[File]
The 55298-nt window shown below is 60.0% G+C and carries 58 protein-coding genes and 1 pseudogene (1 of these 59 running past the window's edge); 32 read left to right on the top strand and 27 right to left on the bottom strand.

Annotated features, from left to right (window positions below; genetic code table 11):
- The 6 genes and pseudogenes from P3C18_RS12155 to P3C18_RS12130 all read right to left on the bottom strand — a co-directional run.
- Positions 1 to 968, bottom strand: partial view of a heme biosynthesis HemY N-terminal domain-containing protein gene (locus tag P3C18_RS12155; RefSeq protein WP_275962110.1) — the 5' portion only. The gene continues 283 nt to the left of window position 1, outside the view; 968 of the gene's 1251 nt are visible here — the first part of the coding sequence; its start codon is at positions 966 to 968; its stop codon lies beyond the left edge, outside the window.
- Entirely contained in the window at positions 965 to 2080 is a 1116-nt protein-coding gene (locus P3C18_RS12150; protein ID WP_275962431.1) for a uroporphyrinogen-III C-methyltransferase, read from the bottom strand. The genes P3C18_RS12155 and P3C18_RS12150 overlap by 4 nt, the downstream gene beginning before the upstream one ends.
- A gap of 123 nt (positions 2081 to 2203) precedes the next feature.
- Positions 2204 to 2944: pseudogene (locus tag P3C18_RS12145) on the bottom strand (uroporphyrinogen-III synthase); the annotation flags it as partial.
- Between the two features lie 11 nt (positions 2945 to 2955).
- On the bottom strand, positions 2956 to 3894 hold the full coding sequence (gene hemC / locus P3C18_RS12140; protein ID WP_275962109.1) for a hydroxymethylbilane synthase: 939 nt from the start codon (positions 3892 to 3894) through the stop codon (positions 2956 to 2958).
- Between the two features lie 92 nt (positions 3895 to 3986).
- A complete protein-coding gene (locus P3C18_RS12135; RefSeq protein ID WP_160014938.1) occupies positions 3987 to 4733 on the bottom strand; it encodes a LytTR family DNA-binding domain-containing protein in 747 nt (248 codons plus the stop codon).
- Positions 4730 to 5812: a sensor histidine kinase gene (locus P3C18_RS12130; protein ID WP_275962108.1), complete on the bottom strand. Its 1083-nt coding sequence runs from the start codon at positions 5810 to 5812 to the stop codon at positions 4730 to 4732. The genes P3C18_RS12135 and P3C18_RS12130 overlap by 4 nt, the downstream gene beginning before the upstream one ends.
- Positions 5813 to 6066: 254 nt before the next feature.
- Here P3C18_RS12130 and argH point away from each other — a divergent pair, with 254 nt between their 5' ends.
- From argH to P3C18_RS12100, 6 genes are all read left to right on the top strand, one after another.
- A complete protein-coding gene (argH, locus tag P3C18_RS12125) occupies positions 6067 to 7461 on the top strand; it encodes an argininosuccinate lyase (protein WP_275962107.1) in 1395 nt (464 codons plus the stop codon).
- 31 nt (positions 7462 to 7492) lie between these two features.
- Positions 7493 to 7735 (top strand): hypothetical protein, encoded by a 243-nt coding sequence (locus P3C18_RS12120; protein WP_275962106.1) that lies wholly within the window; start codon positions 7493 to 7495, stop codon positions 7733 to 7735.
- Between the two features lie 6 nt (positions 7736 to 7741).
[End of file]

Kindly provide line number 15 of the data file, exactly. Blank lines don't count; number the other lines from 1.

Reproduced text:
- From argH to P3C18_RS12100, 6 genes are all read left to right on the top strand, one after another.